We can already see many positive changes. For example, the number of tournaments for children in Tag Rugby is growing, and the whole system of youth competitions has been formed. All this really helps us to develop our sport and only with further growth and popularization will we be able to count on a strong national team in the future.
The first Rugby Europe Sevens 7 tournament was played recently in Lisbon. The Russian teams presented themselves very well, the women took first place and the men the third place. Soon there will also be the youth European Championship in both rugby varieties. What are your expectations for these tournaments and how are you preparing for them?
The Rugby 7 U18 team is already preparing for the European Championship and is at the training camp. A tournament will take place very soon and I think we will have a very interesting championship. The guys have great chances to prove themselves, but to understand the teams’ chances, you need to have more information on the opponents in a group. Similarly, with the junior Rugby 15 team. Camps are planned and preparations for the European Championship are underway throughout the year.
And how did the pandemic affect the entire preparation cycle, your work and the physical condition of the players?
The pandemic dictates only a lot of work online, which is not that bad, because coaches are starting to adapt and trying to find new formats for working with players and their control. The planned training camp was successful, the guys got in excellent condition. Of course, I would like to play more test matches – this is the only big disadvantage, but in this situation we are trying not to think about what we cannot change, because all teams are in almost the same conditions.
You are responsible for the physical preparation of the U-18 players in 15-person rugby, where there is a lot of specialization in individual positions. This translates into individual characteristics and physical predispositions. The players of the defense have more weight, they are bigger and stronger, while the attackers are quick and agile. Does it look similar at the youth teams stage? Are players more versatile at a young age and specialization only appears at a later stage?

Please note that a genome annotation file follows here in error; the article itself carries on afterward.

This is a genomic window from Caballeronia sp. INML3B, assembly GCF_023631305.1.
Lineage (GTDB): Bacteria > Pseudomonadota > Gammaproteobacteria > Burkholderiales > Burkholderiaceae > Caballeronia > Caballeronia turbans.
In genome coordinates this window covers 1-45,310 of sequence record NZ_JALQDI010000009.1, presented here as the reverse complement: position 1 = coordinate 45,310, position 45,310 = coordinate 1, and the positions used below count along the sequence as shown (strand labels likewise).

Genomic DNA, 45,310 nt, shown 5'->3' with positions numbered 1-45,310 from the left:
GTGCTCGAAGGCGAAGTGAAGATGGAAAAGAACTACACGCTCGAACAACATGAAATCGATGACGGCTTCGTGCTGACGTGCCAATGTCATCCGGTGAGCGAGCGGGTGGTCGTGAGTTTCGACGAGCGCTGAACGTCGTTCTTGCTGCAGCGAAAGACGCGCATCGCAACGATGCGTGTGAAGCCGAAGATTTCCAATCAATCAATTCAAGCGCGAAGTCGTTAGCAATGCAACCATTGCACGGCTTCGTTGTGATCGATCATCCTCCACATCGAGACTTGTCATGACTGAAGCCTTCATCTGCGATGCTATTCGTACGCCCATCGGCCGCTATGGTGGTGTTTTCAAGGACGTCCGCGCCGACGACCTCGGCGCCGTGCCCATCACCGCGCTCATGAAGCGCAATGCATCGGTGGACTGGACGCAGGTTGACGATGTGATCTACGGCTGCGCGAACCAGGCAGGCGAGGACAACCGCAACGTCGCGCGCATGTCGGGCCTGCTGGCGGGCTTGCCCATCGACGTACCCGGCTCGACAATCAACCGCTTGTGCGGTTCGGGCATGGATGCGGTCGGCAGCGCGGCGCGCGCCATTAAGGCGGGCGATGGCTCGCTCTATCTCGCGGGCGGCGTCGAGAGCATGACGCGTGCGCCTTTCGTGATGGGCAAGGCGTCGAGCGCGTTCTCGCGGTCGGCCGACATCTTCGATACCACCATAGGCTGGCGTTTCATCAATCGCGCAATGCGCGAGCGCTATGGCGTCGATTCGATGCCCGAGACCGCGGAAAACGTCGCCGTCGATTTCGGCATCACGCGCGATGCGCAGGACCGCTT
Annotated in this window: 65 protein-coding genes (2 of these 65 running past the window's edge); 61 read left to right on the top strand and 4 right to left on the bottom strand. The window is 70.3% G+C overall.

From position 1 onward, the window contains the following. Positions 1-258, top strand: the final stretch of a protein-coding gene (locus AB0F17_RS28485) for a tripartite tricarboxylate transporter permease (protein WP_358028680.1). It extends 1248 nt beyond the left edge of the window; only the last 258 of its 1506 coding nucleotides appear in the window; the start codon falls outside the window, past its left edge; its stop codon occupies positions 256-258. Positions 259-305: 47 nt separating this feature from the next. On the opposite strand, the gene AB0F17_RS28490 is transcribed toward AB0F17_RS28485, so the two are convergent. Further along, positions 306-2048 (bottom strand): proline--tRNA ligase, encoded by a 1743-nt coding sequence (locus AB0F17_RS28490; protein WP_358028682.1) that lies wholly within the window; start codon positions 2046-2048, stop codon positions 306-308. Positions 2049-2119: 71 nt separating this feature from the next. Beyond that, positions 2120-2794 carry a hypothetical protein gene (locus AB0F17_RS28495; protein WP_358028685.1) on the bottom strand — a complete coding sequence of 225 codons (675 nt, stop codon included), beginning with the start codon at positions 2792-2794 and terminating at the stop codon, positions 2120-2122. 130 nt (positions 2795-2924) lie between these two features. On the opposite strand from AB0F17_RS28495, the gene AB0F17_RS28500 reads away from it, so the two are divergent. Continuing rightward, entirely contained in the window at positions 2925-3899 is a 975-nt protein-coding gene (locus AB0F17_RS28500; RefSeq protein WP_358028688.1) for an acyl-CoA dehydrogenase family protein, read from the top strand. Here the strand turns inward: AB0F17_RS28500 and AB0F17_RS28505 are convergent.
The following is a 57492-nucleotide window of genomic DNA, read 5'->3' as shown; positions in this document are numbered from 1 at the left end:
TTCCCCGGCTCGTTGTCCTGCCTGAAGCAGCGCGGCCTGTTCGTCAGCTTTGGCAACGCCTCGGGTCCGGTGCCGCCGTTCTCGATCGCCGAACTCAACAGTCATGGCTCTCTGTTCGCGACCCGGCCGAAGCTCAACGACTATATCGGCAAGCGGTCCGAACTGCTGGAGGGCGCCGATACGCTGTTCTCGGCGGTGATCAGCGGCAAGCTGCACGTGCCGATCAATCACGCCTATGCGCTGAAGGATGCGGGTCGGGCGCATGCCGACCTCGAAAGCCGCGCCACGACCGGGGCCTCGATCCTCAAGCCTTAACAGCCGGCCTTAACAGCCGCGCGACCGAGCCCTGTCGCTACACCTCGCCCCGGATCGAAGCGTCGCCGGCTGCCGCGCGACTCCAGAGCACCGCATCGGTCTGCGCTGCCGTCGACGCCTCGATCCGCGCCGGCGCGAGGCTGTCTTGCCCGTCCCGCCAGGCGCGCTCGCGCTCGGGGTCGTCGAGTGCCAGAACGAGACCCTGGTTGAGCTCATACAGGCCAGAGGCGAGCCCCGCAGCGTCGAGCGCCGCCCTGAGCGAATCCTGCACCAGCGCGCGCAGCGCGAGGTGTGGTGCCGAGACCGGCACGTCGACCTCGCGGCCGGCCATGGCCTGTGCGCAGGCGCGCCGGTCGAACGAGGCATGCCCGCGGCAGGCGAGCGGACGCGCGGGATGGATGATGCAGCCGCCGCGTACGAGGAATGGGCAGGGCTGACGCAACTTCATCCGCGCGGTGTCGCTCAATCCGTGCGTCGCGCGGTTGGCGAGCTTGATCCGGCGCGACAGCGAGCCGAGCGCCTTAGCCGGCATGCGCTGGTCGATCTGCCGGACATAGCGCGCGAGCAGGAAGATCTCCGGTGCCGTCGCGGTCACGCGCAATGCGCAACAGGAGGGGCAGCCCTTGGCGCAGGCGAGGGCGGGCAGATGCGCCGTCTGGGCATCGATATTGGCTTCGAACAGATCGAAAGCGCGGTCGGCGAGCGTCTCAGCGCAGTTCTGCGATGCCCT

The defensive players have more anthropometry and strength, the offensive players have less of it, but are faster. At this age, indeed, juniors can change specialization in some positions along the way of their careers.
Specialization makes the individualization of training very important. It allows you to shape in a player certain features that are desired in a given position. Do you try to shape them in this way with young players?
There is a level of strength and conditioning for each position. The coach’s task is to determine this level with the help of tests, and to plan personal work for everyone in the gym and on the field – this is an individual approach from the point of view of physical training. Also, my task is to improve motor skills. I can do this both individually and in a group, on the field and in the gym. It helps to improve the quality of movements, respectively, and can affect the performance of specialization in this sport.
Moving to a higher age category is probably a big challenge for such a player. Fighting with peers at the age of 18 is something completely different than facing adult players, sometimes weighing 130 kg. For a young athlete it must be a huge step and a collision with completely different loads. How should he be physically prepared for this?
The athlete must be prepared according to the parameters of his age category. The volume of specific work in training with adult players is gradually increasing, this process occurs in stages.
Attack line players often combine the game of 15 ‘ with the Olympic variant, in which speed, agility and good condition count. Supposedly, a well-prepared Rugby 7 player can easily handle a Rugby 15 game. Do you agree with this claim?
I disagree. These are two kinds of sports, similar at first glance, but completely different in their specifics, as well as from the point of view of physical training and game thinking.